NoSQL WILL BE COMPLEMENTED BY SQL
Finally, we expect to see NoSQL use SQL as its dominant query language. The rise of the aforementioned trends of Big Data, IoT, and cloud computing, has caused NoSQL databases, such as MarkLogic and MongoDB, to gain popularity in many fast-moving technology sectors.
NoSQL databases provide these enterprises a level of flexibility and scalability imperative for the increasing amounts of unstructured and semi-structured data being proffered. Many NoSQL databases allow developers to move fast because they do not require as much architectural forethought as a relational, SQL-based database. Being well-versed in NoSQL platforms will be a useful and employable skillset moving forward in the world of data management, as NoSQL will indubitably maintain a solid position in the marketplace.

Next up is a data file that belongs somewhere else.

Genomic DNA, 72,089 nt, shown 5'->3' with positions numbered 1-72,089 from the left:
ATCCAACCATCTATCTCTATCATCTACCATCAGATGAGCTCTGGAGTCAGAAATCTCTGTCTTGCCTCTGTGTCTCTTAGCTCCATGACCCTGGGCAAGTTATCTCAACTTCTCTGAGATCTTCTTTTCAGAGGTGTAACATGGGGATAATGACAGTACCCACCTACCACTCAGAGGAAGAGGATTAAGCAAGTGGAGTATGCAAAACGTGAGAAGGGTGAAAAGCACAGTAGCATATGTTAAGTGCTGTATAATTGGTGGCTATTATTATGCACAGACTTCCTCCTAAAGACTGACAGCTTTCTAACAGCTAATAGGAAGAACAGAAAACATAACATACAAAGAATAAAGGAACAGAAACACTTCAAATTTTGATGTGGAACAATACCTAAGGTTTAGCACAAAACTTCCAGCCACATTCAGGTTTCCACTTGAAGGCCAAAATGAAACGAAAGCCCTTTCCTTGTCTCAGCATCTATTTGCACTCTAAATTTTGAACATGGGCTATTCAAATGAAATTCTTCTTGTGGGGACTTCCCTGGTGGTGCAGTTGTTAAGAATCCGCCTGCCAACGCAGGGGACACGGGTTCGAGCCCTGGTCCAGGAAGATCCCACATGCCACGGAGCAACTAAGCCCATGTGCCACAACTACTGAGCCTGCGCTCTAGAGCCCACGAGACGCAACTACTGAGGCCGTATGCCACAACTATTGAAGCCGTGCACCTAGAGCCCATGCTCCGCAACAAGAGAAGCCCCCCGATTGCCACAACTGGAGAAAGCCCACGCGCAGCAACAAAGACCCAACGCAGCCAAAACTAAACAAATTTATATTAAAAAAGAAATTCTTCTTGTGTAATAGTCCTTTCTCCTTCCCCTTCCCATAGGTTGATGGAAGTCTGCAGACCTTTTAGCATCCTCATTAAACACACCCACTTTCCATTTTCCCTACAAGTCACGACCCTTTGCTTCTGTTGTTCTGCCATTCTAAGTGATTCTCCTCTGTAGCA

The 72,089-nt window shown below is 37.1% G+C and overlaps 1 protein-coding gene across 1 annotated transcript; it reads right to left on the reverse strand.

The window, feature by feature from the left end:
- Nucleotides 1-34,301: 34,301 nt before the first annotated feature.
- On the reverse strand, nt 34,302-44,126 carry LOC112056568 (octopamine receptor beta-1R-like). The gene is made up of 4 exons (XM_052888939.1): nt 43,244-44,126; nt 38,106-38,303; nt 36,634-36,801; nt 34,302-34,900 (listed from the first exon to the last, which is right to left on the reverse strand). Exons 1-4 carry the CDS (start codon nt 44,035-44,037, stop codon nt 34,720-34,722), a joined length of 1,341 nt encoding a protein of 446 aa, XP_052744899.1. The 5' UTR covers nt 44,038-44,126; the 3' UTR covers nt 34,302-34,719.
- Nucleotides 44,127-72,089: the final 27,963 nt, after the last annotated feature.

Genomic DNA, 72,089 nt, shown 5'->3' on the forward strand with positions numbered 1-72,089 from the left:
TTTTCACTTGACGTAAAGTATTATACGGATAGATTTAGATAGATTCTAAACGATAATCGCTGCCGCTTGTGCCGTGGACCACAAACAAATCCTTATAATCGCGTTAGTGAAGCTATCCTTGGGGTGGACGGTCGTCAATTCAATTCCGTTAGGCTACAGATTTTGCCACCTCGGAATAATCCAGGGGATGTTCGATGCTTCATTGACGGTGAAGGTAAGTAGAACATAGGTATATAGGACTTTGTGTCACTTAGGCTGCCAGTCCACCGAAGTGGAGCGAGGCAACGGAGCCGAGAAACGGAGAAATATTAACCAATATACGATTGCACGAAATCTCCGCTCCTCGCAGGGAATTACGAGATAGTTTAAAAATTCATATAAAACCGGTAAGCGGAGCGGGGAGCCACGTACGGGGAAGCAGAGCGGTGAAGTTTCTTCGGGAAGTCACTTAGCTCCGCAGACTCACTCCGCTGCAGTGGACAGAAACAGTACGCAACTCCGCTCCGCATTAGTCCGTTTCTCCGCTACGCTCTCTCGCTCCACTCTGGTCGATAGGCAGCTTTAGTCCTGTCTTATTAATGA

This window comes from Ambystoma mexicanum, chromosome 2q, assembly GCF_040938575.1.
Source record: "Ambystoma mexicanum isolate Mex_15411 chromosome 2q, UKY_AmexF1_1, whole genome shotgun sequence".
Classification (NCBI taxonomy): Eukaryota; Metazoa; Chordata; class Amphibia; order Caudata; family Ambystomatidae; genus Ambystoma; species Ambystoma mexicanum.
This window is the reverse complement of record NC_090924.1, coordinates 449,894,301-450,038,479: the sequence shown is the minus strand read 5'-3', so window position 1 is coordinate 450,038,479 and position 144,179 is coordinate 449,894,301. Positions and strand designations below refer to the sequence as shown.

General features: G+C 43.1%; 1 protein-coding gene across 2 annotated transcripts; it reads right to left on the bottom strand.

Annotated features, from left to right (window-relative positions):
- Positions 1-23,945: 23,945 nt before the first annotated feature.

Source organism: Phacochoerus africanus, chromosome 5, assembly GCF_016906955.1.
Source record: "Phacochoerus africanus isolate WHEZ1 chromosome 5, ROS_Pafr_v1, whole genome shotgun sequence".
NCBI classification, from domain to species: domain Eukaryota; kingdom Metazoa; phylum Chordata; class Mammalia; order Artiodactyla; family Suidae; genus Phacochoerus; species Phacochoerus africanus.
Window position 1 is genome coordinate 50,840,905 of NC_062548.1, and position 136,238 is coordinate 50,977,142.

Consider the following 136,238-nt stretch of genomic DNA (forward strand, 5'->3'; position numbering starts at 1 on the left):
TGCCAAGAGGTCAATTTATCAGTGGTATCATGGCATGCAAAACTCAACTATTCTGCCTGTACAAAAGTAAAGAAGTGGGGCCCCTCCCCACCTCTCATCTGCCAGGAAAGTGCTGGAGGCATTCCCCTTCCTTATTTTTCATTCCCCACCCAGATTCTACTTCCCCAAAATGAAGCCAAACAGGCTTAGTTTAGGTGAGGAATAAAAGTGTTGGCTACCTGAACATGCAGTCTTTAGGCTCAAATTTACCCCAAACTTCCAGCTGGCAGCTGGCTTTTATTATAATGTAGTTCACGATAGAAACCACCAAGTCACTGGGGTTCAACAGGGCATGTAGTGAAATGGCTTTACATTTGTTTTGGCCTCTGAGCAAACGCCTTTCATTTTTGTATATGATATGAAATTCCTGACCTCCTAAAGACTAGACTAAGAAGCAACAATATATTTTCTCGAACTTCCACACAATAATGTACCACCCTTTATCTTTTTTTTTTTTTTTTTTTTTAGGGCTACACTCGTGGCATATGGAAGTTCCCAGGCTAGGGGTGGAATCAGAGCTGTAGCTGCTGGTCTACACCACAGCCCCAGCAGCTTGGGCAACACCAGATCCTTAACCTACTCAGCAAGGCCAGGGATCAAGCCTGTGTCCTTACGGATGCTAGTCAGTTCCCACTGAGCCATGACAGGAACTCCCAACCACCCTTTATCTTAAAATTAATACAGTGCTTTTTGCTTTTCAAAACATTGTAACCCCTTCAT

Nevertheless, despite NoSQL’s unique advantages, namely flexibility and scalability, as compared to SQL databases, they do not come without a set of accompanying disadvantages. In particular, NoSQL lacks an effective query language. While many NoSQL databases each use their own special purpose query languages, there remains no comprehensive and effective language across the board. Despite NoSQL’s practicalities in the modern era of Big Data, as Timothy Stephan shrewdly puts it, “really, how useful is big data if you can’t effectively query it? And how powerful and dynamic can your application on NoSQL be if they can’t easily access and utilize the data?” With this in mind, to become most efficient, NoSQL desperately needs an effective query language. Seeing as SQL is a long-standing, tried-and-true, and well-known language, it will become the dominant query language for NoSQL. Thus, NoSQL platforms will be increasingly known as “not only SQL” instead of the traditional “noSQL” or “nonSQL.”
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